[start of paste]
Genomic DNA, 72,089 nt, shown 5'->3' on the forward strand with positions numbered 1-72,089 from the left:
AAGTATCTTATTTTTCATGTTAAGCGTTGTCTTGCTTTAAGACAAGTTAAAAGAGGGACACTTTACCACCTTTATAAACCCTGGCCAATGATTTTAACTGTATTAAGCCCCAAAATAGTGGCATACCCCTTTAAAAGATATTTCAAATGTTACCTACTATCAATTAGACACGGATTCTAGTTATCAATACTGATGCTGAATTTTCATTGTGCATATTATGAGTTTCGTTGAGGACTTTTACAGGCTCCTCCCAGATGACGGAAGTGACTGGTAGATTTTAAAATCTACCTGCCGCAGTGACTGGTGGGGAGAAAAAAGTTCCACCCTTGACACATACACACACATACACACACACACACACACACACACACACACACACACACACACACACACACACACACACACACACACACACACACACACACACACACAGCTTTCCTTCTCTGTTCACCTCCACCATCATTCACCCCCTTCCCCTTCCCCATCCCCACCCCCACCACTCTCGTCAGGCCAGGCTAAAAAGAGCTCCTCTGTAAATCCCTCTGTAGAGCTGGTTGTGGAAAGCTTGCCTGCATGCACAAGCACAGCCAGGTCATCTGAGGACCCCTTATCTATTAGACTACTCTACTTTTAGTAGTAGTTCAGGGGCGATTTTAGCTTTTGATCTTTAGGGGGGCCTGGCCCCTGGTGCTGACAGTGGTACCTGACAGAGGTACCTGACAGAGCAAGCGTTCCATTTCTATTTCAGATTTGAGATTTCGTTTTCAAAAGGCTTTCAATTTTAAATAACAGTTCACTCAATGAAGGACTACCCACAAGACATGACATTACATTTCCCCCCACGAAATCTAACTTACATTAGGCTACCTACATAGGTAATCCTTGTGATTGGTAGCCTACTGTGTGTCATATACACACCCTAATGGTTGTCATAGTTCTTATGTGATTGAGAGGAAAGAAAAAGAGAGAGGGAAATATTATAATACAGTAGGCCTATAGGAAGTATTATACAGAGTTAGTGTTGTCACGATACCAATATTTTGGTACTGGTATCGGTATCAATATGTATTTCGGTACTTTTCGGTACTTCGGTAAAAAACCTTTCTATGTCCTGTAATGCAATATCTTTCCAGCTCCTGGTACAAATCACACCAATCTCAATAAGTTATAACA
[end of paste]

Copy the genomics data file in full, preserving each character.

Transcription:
Genomic DNA, 72,089 nt, shown 5'->3' on the forward strand with positions numbered 1-72,089 from the left:
AAGTATCTTATTTTTCATGTTAAGCGTTGTCTTGCTTTAAGACAAGTTAAAAGAGGGACACTTTACCACCTTTATAAACCCTGGCCAATGATTTTAACTGTATTAAGCCCCAAAATAGTGGCATACCCCTTTAAAAGATATTTCAAATGTTACCTACTATCAATTAGACACGGATTCTAGTTATCAATACTGATGCTGAATTTTCATTGTGCATATTATGAGTTTCGTTGAGGACTTTTACAGGCTCCTCCCAGATGACGGAAGTGACTGGTAGATTTTAAAATCTACCTGCCGCAGTGACTGGTGGGGAGAAAAAAGTTCCACCCTTGACACATACACACACATACACACACACACACACACACACACACACACACACACACACACACACACACACACACACACACACACACACACACACACACACACACAGCTTTCCTTCTCTGTTCACCTCCACCATCATTCACCCCCTTCCCCTTCCCCATCCCCACCCCCACCACTCTCGTCAGGCCAGGCTAAAAAGAGCTCCTCTGTAAATCCCTCTGTAGAGCTGGTTGTGGAAAGCTTGCCTGCATGCACAAGCACAGCCAGGTCATCTGAGGACCCCTTATCTATTAGACTACTCTACTTTTAGTAGTAGTTCAGGGGCGATTTTAGCTTTTGATCTTTAGGGGGGCCTGGCCCCTGGTGCTGACAGTGGTACCTGACAGAGGTACCTGACAGAGCAAGCGTTCCATTTCTATTTCAGATTTGAGATTTCGTTTTCAAAAGGCTTTCAATTTTAAATAACAGTTCACTCAATGAAGGACTACCCACAAGACATGACATTACATTTCCCCCCACGAAATCTAACTTACATTAGGCTACCTACATAGGTAATCCTTGTGATTGGTAGCCTACTGTGTGTCATATACACACCCTAATGGTTGTCATAGTTCTTATGTGATTGAGAGGAAAGAAAAAGAGAGAGGGAAATATTATAATACAGTAGGCCTATAGGAAGTATTATACAGAGTTAGTGTTGTCACGATACCAATATTTTGGTACTGGTATCGGTATCAATATGTATTTCGGTACTTTTCGGTACTTCGGTAAAAAACCTTTCTATGTCCTGTAATGCAATATCTTTCCAGCTCCTGGTACAAATCACACCAATCTCAATAAGTTATAACA